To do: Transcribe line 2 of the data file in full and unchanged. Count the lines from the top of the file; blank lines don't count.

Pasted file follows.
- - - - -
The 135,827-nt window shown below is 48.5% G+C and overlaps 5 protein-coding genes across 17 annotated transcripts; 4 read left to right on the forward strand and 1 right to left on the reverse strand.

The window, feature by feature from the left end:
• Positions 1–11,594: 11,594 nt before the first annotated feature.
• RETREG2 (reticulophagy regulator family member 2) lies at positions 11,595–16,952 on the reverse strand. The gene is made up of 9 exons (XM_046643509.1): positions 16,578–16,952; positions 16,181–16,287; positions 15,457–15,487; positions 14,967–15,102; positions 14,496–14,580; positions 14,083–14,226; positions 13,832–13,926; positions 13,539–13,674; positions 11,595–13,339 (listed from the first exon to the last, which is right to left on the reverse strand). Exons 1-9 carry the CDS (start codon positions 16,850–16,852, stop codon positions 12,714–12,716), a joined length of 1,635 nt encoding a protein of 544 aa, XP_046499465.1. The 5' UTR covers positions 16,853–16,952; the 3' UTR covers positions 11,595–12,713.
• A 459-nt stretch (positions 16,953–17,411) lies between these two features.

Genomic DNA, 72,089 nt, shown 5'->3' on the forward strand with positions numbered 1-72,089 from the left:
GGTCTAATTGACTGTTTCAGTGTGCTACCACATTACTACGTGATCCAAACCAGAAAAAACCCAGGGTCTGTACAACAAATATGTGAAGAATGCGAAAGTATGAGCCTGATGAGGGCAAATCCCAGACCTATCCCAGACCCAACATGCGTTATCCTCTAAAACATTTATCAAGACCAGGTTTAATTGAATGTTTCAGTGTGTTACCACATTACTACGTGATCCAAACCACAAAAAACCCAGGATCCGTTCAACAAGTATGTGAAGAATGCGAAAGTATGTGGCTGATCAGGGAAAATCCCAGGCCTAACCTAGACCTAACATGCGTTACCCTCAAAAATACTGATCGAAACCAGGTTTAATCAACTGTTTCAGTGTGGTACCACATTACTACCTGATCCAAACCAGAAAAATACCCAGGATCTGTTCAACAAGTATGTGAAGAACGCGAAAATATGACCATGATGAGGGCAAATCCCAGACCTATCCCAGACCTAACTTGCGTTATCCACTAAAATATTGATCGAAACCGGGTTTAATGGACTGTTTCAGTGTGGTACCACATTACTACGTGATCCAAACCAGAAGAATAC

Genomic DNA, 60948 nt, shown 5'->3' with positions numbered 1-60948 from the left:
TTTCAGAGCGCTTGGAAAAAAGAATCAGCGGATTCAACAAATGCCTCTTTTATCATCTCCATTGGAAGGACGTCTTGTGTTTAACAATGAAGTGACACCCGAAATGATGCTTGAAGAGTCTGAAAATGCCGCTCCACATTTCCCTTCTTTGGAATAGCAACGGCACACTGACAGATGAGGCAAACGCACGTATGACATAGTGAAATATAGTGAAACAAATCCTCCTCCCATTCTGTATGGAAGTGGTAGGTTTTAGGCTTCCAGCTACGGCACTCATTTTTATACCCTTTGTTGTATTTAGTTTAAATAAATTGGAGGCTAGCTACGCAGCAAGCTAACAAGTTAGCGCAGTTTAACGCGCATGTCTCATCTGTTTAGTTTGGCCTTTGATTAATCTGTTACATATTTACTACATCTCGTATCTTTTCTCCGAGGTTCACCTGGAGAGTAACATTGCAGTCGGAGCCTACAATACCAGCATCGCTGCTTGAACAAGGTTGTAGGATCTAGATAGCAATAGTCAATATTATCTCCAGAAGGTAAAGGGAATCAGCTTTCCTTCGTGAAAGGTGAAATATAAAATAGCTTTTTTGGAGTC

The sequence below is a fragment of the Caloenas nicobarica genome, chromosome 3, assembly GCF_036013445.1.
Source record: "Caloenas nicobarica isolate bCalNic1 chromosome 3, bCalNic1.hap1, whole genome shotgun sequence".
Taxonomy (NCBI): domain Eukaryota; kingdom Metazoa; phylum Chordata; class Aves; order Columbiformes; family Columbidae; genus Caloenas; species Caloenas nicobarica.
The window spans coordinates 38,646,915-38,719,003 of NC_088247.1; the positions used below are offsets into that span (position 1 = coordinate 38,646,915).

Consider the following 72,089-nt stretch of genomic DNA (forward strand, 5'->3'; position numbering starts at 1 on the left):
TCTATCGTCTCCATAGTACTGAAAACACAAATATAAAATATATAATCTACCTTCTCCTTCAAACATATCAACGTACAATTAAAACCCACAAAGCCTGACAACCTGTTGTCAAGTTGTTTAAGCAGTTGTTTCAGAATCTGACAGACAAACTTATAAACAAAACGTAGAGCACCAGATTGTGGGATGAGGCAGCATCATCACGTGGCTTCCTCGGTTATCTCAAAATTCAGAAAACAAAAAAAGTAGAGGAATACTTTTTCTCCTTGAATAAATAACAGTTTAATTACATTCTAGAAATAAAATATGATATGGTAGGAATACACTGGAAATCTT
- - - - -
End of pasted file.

The window, feature by feature from the left end: